A West Midlands Police officer claims he was “bullied and victimised” after making whistle blowing allegations about the health and safety of fellow officers.
Pc James Griffin expressed “serious concerns about the unsafe system of work across the police force”, a Birmingham Employment Tribunal heard. He is seeking compensation from West Mids Police over his treatment.
The officer, the local police federation health and safety rep and deputy secretary of the health and safety welfare committee, said he was “fobbed off” by managers and officers banned from talking to the press.
Pc Griffin, a police officer for 21 years, said he had accused the force of breaching its legal obligation over staffing levels, both in the local policing unit and out on the streets. He had complained about a lack of cover when officers were off sick or on courses.
“The situation had affected the police’s ability to process and respond to incidents in a safe and efficient manner.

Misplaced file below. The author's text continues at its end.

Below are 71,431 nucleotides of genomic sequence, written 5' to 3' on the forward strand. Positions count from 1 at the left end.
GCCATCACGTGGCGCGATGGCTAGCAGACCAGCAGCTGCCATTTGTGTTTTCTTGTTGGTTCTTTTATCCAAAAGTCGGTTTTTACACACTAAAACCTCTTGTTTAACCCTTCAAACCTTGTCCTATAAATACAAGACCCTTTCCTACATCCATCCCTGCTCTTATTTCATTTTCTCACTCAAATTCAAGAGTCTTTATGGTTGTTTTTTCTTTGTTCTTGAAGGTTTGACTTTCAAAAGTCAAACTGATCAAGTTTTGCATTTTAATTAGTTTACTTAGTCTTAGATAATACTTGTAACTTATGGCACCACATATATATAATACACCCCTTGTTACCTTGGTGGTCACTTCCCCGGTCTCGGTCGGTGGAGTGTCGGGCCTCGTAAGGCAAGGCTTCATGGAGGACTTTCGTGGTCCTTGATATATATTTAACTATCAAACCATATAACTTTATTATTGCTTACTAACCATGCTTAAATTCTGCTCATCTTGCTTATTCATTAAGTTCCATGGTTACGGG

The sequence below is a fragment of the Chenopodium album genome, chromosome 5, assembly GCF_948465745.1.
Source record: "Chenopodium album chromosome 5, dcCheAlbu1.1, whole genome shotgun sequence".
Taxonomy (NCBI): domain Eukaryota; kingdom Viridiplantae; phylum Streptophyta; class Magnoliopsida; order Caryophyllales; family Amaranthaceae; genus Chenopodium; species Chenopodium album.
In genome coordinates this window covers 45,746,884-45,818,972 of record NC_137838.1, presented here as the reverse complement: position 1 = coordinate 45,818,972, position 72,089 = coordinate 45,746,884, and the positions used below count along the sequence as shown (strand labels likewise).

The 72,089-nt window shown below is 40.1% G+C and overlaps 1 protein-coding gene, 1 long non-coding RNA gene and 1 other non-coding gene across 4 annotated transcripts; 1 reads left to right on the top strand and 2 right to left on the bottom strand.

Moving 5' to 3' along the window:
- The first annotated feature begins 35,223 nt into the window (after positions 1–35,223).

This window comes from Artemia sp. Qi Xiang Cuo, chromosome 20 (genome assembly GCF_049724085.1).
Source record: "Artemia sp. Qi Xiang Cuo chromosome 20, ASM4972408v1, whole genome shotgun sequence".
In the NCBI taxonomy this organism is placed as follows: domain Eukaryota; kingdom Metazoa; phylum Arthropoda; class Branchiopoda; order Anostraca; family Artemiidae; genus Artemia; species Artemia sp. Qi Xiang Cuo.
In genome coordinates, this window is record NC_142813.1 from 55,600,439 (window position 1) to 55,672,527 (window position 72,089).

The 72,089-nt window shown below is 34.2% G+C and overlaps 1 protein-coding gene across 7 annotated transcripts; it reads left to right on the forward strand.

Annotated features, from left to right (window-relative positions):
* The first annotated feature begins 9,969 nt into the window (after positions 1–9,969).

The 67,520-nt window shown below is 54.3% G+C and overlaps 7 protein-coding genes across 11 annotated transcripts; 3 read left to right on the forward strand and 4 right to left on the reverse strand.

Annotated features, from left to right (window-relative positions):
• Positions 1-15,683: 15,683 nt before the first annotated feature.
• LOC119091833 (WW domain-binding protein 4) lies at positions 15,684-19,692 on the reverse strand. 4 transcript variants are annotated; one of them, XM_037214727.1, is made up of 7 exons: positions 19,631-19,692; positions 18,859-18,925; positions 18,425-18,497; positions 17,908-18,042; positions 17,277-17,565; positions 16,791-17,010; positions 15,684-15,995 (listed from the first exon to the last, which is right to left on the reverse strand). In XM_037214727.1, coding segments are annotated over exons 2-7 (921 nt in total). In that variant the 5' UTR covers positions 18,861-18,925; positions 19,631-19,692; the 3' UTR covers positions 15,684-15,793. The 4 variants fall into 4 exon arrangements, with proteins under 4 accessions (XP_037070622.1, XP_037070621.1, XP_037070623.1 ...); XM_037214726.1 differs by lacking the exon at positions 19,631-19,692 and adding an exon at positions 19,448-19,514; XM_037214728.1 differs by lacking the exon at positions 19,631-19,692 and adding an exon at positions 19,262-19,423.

“Police officers suffered from work overload and stress, did not have refreshment breaks and shift pattern changes did not work,” he alleged.
He claimed he was a victim of subtle bullying and victimisation by senior staff after making his whistle blowing disclosures.
“I felt isolated and not allowed to attend meetings – yet police officers are being exposed to serious injury and death because of health and safety failings,” he added.
“One police officer had asked me how long it would be until an officer got killed because we did not have enough officers on duty to provide a back up,” Pc Griffin said in his statement.
Charles Crowe opposed the compensation claim on behalf of the respondents.
The hearing, in front of Judge Mr Alan McCarry, will last several days and will call officers to give evidence.